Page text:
John Ketch (died November 1686), generally known as Jack Ketch, was an infamous English executioner employed by King Charles II. He became famous through the way he performed his duties during the tumults of the 1680s, when he was often mentioned in broadsheet accounts that circulated throughout the Kingdom of England. He is thought to have been appointed in 1663. He executed the death sentences against William Russell, Lord Russell, in Lincoln's Inn Fields on 21 July 1683, and James Scott, 1st Duke of Monmouth, on 15 July 1685, after the Monmouth Rebellion. Ketch's notoriety stems from "barbarity at the execution of Lord Russell, the Duke of Monmouth, and other political offenders."
James Scott, 1st Duke of Monmouth's execution, on Tower Hill, by Jack Ketch, on 15 July 1685, in a popular print
|Other names||Jack Ketch|
|Known for||Being an infamous English executioner employed by King Charles II of England.|
Ketch took office in 1663, succeeding the late Edward Dun, to whom he had been apprenticed. He is first mentioned in the Proceedings of the Old Bailey for 14 January 1676, although no printed notice of the new hangman occurred until 2 December 1678, when a broadside appeared called The Plotters Ballad, being Jack Ketch's incomparable Receipt for the Cure of Traytorous Recusants and Wholesome Physick for a Popish Contagion.[Note 1] In 1679, there appears from another pamphlet purporting to be written by Ketch himself, and entitled The Man of Destiny's Hard Fortune, that the hangman was confined for a time in the Marshalsea prison, "whereby his hopeful harvest was like to have been blasted." A short entry in the autobiography of Anthony à Wood for 31 August 1681 describes how Stephen College was hanged in the Castle Yard, Oxford, "and when he had hanged about half an hour, was cut down by Catch or Ketch, and quartered under the gallows, his entrails were burnt in a fire made by the gallows".[Note 2]
Lord Russell's executionEdit
On that occasion, Ketch wielded the instrument of death either with such sadistically nuanced skill or with such lack of simple dexterity – nobody could tell which – that the victim suffered horrifically under blow after blow, each excruciating but not in itself lethal. Even among the bloodthirsty throngs that habitually attended English beheadings, the gory and agonizing display had created such outrage that Ketch felt moved to write and publish a pamphlet titled Apologie, in which he excused his performance with the claim that Lord Russell had failed to "dispose himself as was most suitable" and that he was therefore distracted while taking aim on his neck.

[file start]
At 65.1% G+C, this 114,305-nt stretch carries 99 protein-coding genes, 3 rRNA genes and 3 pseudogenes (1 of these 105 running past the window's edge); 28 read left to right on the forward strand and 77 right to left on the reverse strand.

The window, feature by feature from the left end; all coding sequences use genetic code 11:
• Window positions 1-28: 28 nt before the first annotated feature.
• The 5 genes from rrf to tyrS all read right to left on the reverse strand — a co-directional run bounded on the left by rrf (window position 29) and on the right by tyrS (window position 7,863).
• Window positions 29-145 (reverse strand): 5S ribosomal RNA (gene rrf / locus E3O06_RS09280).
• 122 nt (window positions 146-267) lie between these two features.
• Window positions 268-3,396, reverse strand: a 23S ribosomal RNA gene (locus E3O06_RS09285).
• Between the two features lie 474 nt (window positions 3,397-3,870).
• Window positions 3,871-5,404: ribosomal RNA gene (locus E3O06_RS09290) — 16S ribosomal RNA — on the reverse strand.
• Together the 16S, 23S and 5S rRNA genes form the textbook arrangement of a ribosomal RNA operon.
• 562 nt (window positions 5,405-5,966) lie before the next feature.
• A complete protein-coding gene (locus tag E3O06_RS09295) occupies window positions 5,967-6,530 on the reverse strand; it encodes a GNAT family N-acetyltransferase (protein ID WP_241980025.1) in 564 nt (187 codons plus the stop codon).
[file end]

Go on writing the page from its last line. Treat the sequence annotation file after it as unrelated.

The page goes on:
James Scott, 1st Duke of Monmouth's executionEdit
He [the duke] would not make use of a cap or other circumstance, but lying down, bid the fellow to do his office better than to the late Lord Russell, and gave him gold; but the wretch made five chops before he had his head off; which so incensed the people, that had he not been guarded and got away, they would have torn him to pieces.
Later life and deathEdit
In January 1686, Ketch was committed to Bridewell Prison for "affronting" a sheriff. His assistant, Paskah Rose, formerly a butcher, took his place, but on 28 May, following his conviction for robbery, Rose himself was hanged at Tyburn and Ketch reinstated. Ketch died in November 1686.
In 1836 a fictitious autobiography of Ketch, with illustrations from designs by Meadows entitled The autobiography of Jack Ketch, was published. Another book entitled Life of Jack Ketch with Cuts of his own Execution was furnished by Tom Hood for the Duke of Devonshire's library at Chatsworth.
Jack Ketch is one of the characters in Giovanni Piccini (d.1835) The Tragical Comedy or Comical Tragedy of Punch and Judy as dictated to John Payne Collier, in 1828. He is mentioned in the Charles Dickens novels Oliver Twist, The Pickwick Papers and David Copperfield and in the C. M. Kornbluth science fiction story "The Marching Morons" (1951). More recently, Jack Ketch plays a role in Neal Stephenson's 2003 and 2004 volumes Quicksilver and The System of the World, the first and last volumes, respectively, in his The Baroque Cycle series (though the last volume is set in 1714, well after the death of the historical Jack Ketch.) A Jack Ketch character appears in Neil Gaiman's The Graveyard Book.
- "On the top of the sheet is a woodcut, in which is represented Edward Coleman [q. v.] drawn in a sledge to the place of execution, exclaiming, 'I am sick of a traytorous disease,' while Jack Ketch, with a hatchet in one hand and a rope in the other, is saying, 'Here's your cure, sir.' "
- "[Aug.] 31. Wednesday at 11. Stephen College, born at Watford in Hertfordshire, nephew to Edmund College of St. Peter's in the Bayly, suffered death by hanging in the castle yard Oxon, and when he had hanged about half an hour was cut down by Catch or Ketch, and quartered, under the gallows, his entrails were burnt in a fire made by the gallows. He spoke and prayed more than half an hour, his body was, after quartering, put into a coffin, and the same day was conveyed to London, and buried privately the Thursday following at night in St. Gregory's church near St. Paul's."
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- Piccini, Giovanni (1976) . Collier, John Payne (ed.). The Tragical Comedy or Comical Tragedy of Punch and Judy. Routledge & Kegan Paul Ltd. p. 53. ISBN 0-7100-8199-5.